‘Maqam Rast,’ Munir and Omar Bashir: This clip shows Iraqi Oud master Munir Bashir (1930-1997) and his son Omar Bashir playing an oud duet in the Arabic scale of Rast. Munir Bashir had a doctorate in musicology from Budapest, and was in constant rebellion against the misinterpretation of this music and its use for commercial ends. He has been credited with restoring credentials to a music that has become debased through bending to the taste for colonial nostalgia.

But two factors were predominant in its decline: firstly, the rise of an Iraqi middle class who began to call for a wider variety of music, including Arabic pop.

And secondly, high levels of violence in the aftermath of the 2003 U.S.-led invasion that ousted dictator Saddam Hussein forced hundreds of thousands of Iraqis to leave the country, and maqam artists were no exception.

Another consequence of the violence was that many of the places where maqam was played closed their doors, and communal bloodshed made it difficult for performers of various sects to play in certain parts of Iraq.

As if to drive home the point of maqam's decline, as Gharib and his quartet play to a crowd of around 100 diners, Arabic pop music blares from adjacent rooms where two weddings are underway.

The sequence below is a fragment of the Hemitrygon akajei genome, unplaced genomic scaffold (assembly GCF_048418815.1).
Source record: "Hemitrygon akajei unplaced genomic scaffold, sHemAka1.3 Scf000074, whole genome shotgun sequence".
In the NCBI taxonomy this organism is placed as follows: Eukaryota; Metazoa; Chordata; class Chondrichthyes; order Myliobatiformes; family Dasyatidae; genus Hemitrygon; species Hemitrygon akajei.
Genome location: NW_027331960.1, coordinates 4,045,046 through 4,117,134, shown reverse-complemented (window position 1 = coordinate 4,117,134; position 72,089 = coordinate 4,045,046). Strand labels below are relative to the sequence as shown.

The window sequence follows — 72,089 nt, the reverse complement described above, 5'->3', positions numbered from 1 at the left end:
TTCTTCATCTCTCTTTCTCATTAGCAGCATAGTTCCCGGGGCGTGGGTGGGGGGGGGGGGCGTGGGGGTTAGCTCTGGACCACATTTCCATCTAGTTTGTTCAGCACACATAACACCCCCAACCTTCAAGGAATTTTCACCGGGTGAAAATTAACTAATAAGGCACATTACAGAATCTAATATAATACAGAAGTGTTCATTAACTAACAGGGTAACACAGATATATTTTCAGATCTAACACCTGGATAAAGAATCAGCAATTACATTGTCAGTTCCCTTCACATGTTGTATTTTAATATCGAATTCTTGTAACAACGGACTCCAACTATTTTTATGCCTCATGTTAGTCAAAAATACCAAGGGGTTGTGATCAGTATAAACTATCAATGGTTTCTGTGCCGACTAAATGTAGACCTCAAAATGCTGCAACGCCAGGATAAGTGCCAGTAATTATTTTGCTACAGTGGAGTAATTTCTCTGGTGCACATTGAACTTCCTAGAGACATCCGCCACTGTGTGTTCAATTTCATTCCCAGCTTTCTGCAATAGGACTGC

Maqam today is treated almost like an artifact in a museum, a remnant of a bygone era.

Taha Gharib, maqam singer and joza player

"The ministry of culture calls on us from time to time to perform at recitals outside of Iraq, at the request of foreign countries," Gharib says, noting that he has had to take a job as a civil servant in the industry ministry because maqam no longer brings in enough income.

The slow death of form of music is evident also at the very institution that is meant to safeguard it in Iraq, the House of Maqam.

Given the decrepit building that houses it in central Baghdad to the high average age of those who come to listen to maqam players ply their trade, the typically sorrowful rhythm of maqam seems a fitting backdrop to its decline.

On this particular day, a musician performs for around a dozen listeners, singing of lost love:

"The flames of love make me cry/Others toast to love, but all I have is pain/I don't want to suffer any more, but I am drowning/I cry like a lost dove/Lost by day and by night."